Editor’s Note: This is Part 1 in an occasional series about Why Fuel Injectors Go Bad, focusing on the effects low-grade fuel can have on your diesel fuel injectors …
Why do fuel injectors go bad?
Here at Injectors Direct, we get that question a lot, so we’ll be writing about this topic as part of an occasional series to help protect your fuel injectors and identify some of the issues that lead to failure.
There are a number of reasons why diesel fuel injectors go bad or fail, and sometimes it depends on the particular truck or injector we’re talking about.
At Injectors Direct, we specialize in replacing 2001 and up Chevy and GMC Duramax, 2003 and up Dodge Cummins, and 2003 and up Ford Powerstroke. But for the purposes of this post, we’ll focus on one of the top reasons we’ve found fuel injectors go bad: poor fuel quality.
In inspecting the hundreds of damaged injectors we’ve received over the years, and from our own research and in talking with experts in the industry and our own knowledgeable customers, we’ve found that poor fuel in the system is the main reason injectors go bad.
“The biggest reason for fuel injector failure is low-grade fuel,” says Jon Milne, owner of Milne Auto Restoration in Atascadero, Calif. “That’s why a lot of truck owners swear by using premium fuel, low quality or contaminated fuels can corrode and rust the fuel system, which can cause major problems down the road.”
Fuel injectors will fail when debris (water, dirt particles, etc.) or rust find their way into the system and, after time, plug up the nozzle, the armature, or the nozzle needle gets stuck.
To prevent debris from getting into the system, we recommend doing everything you can to help keep your fuel system clean.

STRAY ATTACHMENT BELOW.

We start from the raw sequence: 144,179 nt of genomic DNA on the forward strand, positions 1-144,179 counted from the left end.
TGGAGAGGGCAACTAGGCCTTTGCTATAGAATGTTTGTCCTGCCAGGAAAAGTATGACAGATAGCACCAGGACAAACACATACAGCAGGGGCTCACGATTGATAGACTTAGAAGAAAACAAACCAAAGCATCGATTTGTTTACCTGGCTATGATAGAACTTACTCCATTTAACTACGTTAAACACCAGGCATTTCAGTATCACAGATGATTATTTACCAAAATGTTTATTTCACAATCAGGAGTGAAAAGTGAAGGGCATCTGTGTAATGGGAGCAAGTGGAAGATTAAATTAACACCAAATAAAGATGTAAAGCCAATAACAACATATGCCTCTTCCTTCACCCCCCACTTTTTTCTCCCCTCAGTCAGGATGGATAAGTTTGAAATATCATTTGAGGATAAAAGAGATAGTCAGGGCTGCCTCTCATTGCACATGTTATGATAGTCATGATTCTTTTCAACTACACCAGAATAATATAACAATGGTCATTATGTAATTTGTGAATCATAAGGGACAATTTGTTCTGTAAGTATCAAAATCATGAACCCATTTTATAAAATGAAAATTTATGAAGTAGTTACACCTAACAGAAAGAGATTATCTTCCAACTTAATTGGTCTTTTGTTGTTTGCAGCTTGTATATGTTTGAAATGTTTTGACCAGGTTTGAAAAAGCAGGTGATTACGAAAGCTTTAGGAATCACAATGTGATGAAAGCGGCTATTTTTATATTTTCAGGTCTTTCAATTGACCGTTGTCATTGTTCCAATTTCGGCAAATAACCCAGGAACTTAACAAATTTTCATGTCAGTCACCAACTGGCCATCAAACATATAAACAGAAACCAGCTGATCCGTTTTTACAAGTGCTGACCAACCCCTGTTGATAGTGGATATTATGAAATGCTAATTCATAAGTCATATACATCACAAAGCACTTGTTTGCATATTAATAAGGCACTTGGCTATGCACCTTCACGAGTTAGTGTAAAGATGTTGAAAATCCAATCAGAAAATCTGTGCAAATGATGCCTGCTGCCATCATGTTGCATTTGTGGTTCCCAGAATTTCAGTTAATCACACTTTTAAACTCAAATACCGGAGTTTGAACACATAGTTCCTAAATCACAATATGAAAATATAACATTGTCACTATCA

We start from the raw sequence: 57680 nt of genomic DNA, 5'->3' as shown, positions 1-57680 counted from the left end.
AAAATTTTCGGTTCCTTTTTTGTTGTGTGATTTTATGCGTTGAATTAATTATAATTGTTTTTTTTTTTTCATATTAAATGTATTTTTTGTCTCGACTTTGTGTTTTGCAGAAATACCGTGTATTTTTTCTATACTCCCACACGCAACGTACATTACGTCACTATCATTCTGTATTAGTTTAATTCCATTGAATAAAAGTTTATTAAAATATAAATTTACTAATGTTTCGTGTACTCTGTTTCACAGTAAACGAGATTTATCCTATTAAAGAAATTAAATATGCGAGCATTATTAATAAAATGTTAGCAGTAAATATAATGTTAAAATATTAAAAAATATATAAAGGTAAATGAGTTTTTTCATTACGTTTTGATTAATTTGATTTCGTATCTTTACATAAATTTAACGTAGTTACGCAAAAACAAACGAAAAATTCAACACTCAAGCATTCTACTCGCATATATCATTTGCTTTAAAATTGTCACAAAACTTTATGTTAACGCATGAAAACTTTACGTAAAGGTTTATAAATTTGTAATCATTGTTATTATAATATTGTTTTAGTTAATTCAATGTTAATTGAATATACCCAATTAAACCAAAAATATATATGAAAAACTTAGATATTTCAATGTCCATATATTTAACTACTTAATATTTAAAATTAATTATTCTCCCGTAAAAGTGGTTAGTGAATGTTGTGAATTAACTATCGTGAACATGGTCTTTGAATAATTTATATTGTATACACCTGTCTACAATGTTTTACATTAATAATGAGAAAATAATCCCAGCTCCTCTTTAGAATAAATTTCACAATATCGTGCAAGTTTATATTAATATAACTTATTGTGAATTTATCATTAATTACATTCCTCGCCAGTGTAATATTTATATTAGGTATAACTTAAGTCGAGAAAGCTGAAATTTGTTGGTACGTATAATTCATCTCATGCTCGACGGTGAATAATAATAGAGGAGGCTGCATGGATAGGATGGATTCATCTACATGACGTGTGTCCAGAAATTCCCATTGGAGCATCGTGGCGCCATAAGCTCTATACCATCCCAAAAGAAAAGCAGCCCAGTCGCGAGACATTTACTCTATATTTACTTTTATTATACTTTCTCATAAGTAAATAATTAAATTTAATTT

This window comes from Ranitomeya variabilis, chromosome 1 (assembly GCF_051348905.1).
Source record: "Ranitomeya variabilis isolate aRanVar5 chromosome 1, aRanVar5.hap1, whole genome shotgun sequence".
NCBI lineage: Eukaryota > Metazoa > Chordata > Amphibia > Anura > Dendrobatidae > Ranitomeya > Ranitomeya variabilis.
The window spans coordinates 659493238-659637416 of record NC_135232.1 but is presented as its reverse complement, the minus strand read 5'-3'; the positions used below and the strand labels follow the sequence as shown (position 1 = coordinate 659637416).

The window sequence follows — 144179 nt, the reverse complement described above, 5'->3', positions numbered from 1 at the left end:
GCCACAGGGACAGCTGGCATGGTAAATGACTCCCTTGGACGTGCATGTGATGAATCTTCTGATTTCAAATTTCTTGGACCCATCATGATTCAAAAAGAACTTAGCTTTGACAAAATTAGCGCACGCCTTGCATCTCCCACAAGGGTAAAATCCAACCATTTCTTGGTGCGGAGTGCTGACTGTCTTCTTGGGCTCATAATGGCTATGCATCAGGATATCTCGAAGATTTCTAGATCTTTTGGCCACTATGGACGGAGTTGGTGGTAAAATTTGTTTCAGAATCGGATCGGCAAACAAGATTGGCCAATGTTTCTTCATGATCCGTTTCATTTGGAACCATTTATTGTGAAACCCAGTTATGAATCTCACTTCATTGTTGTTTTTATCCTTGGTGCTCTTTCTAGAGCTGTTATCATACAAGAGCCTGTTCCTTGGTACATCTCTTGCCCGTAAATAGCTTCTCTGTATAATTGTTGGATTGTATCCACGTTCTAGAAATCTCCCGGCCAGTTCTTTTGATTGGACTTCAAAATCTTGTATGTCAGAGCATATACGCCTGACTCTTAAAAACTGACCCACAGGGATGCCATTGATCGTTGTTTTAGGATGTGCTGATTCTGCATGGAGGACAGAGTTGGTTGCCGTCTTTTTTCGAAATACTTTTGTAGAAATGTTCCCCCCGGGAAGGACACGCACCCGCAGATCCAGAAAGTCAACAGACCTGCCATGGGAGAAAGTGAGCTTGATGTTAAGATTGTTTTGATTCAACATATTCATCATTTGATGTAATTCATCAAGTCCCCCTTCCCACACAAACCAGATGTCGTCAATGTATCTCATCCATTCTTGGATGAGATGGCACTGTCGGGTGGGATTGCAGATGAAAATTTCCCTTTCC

- Don’t fill up when a gas station is receiving a new shipment of fuel, as any impurities in the fuel likely haven’t settled in the station’s tanks and could make their way into your truck.
- It’s also a good idea to avoid filling up from portable, job-site type fuel tanks that are more likely to have debris in floating in their tanks.
- When possible, purchase high-quality fuel from reliable stations that are known for their premium fuel — not just the best price.
- Keep your fuel system clean by regularly changing your fuel filters and avoiding aftermarket components that aren’t designed for your particular truck.
- If you keep your truck stored for an extended period, particularly in these winter months, it’s a good idea to fire up your engine occasionally to prevent corrosion of key parts of your fuel system. You should also consider fuel additives designed for stabilizing the fuel in your system.
“You can definitely delay the degradation process by buying high-quality fuel and changing your filters regularly to prevent debris from getting into the system,” Milne said. “That will prevent the injectors from corrosion or getting worn out faster in high mileage situations.”